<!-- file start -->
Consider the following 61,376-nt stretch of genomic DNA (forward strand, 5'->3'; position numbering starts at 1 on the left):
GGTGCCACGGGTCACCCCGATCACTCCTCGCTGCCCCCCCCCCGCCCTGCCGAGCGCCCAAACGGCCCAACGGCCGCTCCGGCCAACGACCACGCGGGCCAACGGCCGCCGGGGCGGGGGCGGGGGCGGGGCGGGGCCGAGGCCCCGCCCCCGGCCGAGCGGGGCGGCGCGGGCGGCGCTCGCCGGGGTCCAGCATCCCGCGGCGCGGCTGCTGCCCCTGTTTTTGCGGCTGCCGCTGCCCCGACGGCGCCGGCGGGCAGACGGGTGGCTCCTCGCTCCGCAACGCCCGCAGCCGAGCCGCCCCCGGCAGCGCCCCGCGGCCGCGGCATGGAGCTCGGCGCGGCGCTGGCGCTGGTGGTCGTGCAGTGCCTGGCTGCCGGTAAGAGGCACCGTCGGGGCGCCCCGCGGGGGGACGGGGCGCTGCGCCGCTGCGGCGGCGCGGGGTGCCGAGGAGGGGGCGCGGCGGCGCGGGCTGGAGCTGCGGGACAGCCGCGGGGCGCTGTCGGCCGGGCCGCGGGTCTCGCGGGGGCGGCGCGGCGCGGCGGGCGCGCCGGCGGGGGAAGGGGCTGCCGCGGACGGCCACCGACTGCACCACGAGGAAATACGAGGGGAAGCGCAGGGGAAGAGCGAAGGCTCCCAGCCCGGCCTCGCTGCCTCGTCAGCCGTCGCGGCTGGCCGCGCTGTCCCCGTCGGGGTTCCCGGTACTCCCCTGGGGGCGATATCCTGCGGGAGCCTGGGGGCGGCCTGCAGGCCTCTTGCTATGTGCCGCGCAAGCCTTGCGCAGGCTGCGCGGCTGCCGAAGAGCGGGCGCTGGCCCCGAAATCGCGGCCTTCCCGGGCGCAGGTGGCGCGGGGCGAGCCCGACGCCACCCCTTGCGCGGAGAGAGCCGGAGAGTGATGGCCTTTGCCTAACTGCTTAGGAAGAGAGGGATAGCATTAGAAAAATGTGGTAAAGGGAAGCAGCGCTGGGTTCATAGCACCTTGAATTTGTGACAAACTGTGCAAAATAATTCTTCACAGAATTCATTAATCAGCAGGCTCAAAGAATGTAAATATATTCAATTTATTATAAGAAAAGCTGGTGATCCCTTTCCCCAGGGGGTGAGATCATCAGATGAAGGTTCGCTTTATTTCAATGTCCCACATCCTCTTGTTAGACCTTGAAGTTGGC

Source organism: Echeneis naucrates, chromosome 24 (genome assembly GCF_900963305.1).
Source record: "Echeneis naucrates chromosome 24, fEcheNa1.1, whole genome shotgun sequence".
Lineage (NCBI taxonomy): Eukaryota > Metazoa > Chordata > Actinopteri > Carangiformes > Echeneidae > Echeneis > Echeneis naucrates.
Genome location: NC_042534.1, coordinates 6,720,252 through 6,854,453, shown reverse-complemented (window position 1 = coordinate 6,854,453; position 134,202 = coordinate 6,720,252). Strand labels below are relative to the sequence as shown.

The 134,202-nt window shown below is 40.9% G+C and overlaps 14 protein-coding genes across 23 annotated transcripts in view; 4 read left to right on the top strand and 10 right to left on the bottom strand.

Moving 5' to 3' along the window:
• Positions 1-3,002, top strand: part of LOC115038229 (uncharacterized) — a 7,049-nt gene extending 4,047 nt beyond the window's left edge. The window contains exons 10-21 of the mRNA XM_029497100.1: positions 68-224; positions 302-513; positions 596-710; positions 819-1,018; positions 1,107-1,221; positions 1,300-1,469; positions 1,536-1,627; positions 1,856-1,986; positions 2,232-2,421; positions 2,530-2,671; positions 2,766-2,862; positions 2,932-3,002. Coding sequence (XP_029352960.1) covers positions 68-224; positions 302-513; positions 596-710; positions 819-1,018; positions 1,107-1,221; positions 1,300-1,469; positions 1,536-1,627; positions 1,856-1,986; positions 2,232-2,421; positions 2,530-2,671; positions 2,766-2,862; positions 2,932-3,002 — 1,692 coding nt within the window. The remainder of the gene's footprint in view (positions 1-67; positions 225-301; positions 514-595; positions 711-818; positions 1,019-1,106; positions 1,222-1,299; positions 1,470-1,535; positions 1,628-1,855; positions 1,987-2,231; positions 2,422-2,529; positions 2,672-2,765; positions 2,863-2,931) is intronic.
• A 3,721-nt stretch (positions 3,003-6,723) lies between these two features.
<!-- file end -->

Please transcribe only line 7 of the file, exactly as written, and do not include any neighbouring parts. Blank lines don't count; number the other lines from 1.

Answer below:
The 134,202-nt window shown below is 40.9% G+C and overlaps 14 protein-coding genes across 23 annotated transcripts in view; 4 read left to right on the top strand and 10 right to left on the bottom strand.